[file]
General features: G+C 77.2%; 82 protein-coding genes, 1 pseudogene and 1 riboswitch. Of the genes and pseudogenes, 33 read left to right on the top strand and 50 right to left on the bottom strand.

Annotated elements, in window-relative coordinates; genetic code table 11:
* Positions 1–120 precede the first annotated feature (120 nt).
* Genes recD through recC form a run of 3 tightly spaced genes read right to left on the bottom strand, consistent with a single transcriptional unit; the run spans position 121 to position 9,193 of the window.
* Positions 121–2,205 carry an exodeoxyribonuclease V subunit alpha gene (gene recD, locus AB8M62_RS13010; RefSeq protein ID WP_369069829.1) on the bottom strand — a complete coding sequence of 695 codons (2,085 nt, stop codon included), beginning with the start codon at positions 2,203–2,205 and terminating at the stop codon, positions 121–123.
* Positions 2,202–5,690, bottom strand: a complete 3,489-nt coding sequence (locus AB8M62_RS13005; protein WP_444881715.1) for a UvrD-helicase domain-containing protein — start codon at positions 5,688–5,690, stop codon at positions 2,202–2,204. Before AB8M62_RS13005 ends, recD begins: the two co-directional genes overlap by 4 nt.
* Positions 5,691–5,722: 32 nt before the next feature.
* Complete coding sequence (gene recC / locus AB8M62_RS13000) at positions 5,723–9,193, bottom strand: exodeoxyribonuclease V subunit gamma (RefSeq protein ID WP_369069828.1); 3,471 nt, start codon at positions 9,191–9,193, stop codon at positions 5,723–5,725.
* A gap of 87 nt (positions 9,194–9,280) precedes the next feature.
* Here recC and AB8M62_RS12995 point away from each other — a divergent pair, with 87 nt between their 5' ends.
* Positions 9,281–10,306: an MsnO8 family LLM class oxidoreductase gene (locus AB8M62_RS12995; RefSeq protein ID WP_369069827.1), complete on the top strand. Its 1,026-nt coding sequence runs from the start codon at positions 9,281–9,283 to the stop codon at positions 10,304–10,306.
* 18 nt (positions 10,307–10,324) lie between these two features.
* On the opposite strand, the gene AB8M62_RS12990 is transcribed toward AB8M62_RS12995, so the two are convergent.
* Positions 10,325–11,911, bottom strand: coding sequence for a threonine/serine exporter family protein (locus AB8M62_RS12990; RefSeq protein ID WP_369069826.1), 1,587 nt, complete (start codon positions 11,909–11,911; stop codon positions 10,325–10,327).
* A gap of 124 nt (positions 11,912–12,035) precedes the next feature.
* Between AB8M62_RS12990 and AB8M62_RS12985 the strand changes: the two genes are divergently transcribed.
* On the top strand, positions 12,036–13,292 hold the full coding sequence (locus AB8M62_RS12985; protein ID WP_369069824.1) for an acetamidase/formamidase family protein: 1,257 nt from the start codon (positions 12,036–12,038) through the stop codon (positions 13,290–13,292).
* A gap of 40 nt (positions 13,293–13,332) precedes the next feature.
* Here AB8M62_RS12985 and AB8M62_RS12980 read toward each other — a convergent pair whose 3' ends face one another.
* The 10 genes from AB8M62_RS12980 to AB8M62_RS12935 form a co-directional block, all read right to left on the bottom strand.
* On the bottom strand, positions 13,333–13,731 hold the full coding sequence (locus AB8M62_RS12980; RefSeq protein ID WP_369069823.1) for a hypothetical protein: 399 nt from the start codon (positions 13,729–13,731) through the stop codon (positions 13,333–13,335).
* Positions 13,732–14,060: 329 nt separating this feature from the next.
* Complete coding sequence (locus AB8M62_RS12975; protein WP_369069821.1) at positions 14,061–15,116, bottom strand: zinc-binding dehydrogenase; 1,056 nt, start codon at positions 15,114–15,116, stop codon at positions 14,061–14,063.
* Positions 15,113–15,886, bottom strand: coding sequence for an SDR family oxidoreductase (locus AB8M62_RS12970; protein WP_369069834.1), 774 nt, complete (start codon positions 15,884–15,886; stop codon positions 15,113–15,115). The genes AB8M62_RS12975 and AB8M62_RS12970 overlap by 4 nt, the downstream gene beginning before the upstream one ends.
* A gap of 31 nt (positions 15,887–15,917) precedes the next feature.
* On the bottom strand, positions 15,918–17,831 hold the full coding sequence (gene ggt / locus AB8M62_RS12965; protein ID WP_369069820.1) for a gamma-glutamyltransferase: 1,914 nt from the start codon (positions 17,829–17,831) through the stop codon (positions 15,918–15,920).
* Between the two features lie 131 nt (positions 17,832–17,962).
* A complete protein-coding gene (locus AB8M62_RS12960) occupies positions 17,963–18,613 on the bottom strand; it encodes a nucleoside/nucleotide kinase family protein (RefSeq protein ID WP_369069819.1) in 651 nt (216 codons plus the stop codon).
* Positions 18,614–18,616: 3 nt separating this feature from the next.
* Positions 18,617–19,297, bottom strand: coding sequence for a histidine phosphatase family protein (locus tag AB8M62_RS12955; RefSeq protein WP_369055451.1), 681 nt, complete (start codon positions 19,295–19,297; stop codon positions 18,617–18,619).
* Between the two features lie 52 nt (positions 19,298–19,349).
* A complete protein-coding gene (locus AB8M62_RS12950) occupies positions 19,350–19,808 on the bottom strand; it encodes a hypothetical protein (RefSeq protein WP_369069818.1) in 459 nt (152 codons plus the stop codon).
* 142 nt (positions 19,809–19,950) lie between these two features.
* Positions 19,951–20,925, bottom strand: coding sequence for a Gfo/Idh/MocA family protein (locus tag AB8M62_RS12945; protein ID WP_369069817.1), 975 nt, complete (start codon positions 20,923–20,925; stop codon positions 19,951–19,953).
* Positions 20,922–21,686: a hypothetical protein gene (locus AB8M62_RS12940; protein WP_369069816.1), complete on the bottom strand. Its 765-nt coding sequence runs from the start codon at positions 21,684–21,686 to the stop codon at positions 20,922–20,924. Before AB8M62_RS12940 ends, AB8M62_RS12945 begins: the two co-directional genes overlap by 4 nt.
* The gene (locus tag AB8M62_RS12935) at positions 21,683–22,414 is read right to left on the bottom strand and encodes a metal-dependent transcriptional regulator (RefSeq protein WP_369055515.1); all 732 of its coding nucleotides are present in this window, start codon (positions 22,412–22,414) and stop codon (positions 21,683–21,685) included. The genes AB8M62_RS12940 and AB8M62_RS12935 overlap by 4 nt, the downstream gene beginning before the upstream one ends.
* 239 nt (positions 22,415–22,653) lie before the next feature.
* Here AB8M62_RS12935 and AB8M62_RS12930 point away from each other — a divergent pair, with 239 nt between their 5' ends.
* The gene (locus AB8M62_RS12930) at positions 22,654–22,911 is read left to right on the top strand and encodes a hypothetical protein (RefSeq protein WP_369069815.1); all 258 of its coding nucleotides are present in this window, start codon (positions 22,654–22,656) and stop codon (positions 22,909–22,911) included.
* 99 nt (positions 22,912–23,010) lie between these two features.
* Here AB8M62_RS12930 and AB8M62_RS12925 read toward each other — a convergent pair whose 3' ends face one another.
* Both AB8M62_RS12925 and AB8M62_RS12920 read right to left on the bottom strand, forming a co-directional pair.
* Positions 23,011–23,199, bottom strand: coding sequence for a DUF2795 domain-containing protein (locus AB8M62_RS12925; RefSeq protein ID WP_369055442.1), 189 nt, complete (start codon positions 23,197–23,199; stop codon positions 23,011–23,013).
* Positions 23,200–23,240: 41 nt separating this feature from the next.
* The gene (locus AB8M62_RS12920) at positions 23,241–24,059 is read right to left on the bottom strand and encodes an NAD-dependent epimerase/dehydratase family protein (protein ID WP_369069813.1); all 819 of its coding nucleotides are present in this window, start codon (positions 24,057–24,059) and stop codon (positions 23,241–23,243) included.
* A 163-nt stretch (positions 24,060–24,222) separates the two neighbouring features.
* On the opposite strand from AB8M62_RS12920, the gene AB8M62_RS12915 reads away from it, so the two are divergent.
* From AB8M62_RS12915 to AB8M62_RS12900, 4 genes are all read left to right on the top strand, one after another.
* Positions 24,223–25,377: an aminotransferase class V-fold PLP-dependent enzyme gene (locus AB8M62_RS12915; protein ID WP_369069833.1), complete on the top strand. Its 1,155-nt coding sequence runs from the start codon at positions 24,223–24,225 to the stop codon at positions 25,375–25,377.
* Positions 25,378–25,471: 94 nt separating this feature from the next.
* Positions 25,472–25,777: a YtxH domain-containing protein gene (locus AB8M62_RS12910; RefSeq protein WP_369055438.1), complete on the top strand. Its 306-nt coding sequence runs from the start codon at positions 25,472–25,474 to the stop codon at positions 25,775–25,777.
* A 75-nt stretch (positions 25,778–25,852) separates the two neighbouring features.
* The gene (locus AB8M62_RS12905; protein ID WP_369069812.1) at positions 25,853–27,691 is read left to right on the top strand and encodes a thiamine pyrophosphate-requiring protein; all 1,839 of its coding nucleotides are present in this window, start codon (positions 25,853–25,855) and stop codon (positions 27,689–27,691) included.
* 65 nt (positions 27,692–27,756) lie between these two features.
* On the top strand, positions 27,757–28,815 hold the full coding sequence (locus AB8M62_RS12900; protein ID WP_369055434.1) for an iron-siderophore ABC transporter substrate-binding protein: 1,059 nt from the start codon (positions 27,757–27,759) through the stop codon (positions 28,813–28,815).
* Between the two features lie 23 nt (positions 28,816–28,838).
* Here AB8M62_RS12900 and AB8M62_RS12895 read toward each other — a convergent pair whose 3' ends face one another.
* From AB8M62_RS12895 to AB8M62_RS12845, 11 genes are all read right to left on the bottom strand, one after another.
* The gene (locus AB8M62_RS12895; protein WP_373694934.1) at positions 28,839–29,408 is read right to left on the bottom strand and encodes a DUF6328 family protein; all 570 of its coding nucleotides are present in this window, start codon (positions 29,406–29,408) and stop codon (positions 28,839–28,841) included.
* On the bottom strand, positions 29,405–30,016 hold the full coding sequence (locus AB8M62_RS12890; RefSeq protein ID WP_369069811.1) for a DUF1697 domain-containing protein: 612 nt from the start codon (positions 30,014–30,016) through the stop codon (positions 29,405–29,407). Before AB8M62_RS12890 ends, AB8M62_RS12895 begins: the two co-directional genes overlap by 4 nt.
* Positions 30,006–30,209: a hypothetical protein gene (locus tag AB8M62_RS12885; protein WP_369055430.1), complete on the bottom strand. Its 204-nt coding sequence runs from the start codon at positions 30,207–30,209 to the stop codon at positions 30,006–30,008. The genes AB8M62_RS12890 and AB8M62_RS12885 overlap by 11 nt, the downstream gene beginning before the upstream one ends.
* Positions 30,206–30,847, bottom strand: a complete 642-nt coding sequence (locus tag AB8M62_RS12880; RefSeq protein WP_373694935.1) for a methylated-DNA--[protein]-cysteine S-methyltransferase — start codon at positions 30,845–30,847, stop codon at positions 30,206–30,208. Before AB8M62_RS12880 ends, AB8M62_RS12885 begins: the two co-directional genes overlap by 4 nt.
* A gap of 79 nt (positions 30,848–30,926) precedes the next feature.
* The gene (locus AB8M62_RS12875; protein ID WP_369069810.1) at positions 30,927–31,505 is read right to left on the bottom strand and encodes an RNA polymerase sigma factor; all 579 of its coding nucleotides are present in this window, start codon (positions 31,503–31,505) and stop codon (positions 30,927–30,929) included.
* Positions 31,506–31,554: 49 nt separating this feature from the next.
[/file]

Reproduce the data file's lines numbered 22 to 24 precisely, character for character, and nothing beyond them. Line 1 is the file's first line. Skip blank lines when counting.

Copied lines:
* Positions 13,732–14,060: 329 nt separating this feature from the next.
* Complete coding sequence (locus AB8M62_RS12975; protein WP_369069821.1) at positions 14,061–15,116, bottom strand: zinc-binding dehydrogenase; 1,056 nt, start codon at positions 15,114–15,116, stop codon at positions 14,061–14,063.
* Positions 15,113–15,886, bottom strand: coding sequence for an SDR family oxidoreductase (locus AB8M62_RS12970; protein WP_369069834.1), 774 nt, complete (start codon positions 15,884–15,886; stop codon positions 15,113–15,115). The genes AB8M62_RS12975 and AB8M62_RS12970 overlap by 4 nt, the downstream gene beginning before the upstream one ends.